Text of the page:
Cleveland Museum of Art: Copia: Retail, Thrift, and Dark Stores, 2001-11. Photographer Brian Ulrich hauntingly explores the psyche of the American consumer in a three-part exhibition that attempts to diagnose our national malaise. Through Feb. 26 at 11150 East Blvd. in University Circle; call 216-421-7350 or visit

Galeria Quetzal: Land of Color: Latin American Textiles. Presented in collaboration with the Cleveland Museum of Art's Textile Arts Alliance, this exhibition showcases the fiber arts of 16 countries alongside those of local artists working in the styles of Latin America. Through March 16 at 12400 Mayfield Road. Call 216-421-8223 or go to

The Gallery at Trinity Commons: Cleveland Artists' Holiday Invitational. Trinity Cathedral hosts 40 artists practicing crafts as varied as painting, sculpture, multimedia, textiles, metalwork, and photography. Through Jan. 29 at 2230 Euclid Ave. To learn more, call 216-771-3630 or go to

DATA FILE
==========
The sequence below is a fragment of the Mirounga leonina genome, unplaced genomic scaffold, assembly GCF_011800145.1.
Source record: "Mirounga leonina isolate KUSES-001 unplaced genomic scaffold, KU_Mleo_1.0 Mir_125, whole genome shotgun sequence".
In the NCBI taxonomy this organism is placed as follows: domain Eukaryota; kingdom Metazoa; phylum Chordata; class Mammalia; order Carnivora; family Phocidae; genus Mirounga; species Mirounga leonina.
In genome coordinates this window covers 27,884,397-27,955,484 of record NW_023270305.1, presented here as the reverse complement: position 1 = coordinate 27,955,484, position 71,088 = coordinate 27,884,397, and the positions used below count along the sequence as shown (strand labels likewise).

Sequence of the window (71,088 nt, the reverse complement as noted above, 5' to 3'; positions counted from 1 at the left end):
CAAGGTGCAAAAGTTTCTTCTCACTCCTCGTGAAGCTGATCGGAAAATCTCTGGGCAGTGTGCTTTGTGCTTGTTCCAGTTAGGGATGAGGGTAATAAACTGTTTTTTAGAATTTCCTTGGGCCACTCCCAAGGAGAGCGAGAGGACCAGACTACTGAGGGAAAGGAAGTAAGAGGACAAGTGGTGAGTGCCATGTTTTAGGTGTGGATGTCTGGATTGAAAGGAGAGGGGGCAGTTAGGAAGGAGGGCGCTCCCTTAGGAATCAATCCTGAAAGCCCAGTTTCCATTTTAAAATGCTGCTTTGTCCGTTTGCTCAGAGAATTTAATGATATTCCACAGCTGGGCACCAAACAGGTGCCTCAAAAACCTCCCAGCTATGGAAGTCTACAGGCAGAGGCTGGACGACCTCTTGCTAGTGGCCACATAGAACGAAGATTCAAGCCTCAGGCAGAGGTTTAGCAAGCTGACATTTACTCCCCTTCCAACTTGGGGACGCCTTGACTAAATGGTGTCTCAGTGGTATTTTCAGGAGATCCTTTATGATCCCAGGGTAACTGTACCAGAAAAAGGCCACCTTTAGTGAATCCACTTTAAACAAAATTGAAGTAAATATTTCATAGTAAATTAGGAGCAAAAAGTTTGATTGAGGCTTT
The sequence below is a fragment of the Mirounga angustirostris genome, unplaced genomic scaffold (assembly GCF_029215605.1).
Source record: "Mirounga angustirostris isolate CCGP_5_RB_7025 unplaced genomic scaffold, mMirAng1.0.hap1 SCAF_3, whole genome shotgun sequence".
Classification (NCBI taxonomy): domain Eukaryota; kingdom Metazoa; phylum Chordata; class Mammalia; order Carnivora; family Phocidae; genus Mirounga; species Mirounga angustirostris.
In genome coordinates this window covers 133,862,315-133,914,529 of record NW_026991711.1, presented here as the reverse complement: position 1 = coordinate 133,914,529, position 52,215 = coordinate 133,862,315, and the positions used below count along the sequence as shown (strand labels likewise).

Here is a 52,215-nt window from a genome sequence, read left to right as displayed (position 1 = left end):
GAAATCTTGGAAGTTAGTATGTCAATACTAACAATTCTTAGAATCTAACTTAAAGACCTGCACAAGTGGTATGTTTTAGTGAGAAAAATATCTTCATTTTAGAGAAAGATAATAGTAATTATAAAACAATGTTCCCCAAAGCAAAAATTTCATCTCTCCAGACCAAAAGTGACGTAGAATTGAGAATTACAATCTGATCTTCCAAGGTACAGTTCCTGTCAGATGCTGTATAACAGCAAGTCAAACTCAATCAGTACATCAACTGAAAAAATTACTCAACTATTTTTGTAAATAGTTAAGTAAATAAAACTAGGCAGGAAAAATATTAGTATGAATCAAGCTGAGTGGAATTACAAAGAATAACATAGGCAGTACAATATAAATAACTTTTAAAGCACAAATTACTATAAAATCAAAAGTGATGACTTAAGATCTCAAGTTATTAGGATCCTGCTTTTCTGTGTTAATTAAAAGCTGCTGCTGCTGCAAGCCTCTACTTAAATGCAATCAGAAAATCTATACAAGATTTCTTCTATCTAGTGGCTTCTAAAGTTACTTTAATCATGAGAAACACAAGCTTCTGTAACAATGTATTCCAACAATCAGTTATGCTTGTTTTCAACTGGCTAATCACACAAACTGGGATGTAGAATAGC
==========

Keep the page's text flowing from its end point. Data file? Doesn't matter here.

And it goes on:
Gallery at the Old Stone Church: Music & Legacy: Our City, Our Music & Our History. A collection of works amassed over a period of 30 years documents the development of the black gospel music movement in Cleveland. Through Feb. 27 at 1380 Ontario St.; call 216-241-6145 or visit

Harris Stanton Gallery: PhyllisSloane, A 40-year Print Retrospective. The late artist is honored with a career-spanning survey of her work. Through Feb. 11 at 2301West Market St., Akron. Call 330-867-7600 or visit their website at

Kenneth Paul Lesko Gallery: Atmospheric Distortions. Falling somewhere between landscape, abstraction, and classical Japanese painting, Judith Brandon's canvases feel at once like cataclysmic events and elegant yet terrible moments frozen in eternity. Through Jan. 28 at 1305 West 80th St.; call 216-631-6719 or go to

Kokoon Arts Gallery: Nature Revealed. The exhibition features an intriguing mix of historic and contemporary depictions of natural environments and the wild creatures that inhabit them. An opening reception is set for Jan. 20. The exhibit continues through April 28 at 1300 W. 78th St. Call 216-832-8212 of visit